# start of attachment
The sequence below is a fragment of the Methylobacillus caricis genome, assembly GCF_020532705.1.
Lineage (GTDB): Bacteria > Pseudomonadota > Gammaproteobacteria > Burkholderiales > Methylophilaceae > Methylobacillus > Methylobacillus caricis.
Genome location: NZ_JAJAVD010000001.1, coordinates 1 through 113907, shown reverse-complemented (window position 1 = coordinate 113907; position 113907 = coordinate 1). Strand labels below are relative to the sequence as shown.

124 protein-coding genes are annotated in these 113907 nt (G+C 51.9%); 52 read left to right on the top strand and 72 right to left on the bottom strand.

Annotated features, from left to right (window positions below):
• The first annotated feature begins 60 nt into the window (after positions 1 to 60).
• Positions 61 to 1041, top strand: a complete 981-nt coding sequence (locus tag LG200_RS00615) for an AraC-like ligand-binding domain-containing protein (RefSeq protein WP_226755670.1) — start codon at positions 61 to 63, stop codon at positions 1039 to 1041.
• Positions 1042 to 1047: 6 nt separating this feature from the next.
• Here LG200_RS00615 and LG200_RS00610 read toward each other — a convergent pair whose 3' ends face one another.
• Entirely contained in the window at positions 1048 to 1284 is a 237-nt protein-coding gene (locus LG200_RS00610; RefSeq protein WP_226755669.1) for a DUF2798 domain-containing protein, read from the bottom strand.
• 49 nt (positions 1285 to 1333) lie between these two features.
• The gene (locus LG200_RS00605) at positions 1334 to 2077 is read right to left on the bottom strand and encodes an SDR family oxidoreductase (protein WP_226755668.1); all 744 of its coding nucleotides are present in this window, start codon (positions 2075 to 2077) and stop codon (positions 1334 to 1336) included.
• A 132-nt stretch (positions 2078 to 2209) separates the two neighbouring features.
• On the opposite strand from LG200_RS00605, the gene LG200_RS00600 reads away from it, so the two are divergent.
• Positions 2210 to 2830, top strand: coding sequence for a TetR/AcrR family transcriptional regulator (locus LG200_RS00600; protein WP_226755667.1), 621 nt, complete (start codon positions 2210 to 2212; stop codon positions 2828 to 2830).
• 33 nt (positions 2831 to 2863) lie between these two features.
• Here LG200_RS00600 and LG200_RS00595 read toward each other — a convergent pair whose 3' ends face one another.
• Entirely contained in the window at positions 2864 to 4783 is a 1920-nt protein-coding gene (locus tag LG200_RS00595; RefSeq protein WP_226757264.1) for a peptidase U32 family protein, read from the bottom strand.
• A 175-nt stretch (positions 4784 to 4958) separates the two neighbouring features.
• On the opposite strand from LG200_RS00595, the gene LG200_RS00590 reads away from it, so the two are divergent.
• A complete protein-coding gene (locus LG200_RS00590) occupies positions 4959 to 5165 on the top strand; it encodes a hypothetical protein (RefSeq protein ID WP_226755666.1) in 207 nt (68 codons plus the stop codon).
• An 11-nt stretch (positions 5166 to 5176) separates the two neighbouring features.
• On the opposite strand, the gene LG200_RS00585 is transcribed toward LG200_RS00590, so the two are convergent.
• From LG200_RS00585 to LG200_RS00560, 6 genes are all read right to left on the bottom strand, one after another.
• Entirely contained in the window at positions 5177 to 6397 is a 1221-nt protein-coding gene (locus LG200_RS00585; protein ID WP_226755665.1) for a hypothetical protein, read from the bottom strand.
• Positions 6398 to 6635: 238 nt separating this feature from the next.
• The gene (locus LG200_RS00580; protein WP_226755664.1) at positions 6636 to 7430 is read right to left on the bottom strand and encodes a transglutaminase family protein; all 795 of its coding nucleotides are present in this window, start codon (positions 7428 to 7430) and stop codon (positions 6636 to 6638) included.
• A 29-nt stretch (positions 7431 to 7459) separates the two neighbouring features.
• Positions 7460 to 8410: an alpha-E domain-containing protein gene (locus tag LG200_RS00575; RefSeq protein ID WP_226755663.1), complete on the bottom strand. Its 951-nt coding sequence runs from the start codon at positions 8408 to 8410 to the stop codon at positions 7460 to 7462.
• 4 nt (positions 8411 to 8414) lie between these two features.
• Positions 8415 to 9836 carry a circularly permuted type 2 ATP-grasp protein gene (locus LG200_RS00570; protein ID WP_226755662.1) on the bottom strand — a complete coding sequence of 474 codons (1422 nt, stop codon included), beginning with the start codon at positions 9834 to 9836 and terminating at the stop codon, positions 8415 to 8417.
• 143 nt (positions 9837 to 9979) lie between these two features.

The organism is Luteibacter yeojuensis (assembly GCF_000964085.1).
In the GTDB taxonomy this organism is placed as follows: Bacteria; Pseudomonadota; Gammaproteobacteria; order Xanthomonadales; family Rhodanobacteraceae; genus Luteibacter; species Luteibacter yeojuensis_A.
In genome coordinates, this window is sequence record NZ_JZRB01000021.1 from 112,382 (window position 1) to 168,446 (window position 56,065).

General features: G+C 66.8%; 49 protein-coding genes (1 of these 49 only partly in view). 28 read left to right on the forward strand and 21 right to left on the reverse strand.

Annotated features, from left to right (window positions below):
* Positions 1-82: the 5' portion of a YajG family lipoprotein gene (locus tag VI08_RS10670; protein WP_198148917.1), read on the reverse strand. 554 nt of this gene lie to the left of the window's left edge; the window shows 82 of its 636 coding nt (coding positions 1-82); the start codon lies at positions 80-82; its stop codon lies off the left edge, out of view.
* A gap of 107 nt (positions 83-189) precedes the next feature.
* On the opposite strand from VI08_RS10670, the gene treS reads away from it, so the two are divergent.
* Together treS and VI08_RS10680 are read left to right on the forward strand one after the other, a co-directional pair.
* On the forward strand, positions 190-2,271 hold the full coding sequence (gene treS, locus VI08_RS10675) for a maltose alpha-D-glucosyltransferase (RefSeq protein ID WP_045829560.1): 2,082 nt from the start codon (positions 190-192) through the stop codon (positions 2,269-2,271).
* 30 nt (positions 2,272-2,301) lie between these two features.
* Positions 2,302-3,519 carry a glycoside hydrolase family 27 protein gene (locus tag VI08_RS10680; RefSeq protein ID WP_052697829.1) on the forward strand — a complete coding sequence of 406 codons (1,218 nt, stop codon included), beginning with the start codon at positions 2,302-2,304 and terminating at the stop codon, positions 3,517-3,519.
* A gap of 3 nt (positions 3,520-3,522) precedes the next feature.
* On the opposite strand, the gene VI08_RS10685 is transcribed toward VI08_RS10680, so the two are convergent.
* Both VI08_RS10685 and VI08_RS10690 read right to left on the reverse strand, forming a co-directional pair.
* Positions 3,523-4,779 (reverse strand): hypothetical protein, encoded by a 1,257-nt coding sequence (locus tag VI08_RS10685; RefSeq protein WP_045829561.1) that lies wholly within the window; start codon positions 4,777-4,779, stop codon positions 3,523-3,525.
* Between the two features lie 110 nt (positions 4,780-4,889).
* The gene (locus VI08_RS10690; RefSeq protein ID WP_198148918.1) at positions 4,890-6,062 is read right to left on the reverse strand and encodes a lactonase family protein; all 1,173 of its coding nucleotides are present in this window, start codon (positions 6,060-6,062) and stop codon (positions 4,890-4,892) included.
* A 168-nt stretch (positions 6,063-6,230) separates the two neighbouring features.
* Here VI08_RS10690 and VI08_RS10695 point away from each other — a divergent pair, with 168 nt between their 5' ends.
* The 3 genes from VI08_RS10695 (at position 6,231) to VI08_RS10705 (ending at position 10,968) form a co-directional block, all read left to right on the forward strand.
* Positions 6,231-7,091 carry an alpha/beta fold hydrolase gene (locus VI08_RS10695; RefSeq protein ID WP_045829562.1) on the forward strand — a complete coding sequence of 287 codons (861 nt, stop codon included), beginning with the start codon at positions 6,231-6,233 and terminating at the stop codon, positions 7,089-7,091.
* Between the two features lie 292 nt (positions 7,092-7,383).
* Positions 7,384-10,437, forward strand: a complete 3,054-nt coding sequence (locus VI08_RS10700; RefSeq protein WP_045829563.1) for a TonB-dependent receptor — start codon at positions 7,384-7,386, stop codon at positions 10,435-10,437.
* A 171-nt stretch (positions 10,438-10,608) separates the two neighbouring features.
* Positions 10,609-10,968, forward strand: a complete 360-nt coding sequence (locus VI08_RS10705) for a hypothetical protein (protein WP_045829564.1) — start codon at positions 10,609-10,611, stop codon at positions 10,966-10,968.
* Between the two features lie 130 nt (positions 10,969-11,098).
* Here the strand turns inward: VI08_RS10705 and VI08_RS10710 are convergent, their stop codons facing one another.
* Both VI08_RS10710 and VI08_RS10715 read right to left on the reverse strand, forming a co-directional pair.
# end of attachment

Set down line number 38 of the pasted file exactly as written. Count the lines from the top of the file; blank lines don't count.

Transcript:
* Positions 1-82: the 5' portion of a YajG family lipoprotein gene (locus tag VI08_RS10670; protein WP_198148917.1), read on the reverse strand. 554 nt of this gene lie to the left of the window's left edge; the window shows 82 of its 636 coding nt (coding positions 1-82); the start codon lies at positions 80-82; its stop codon lies off the left edge, out of view.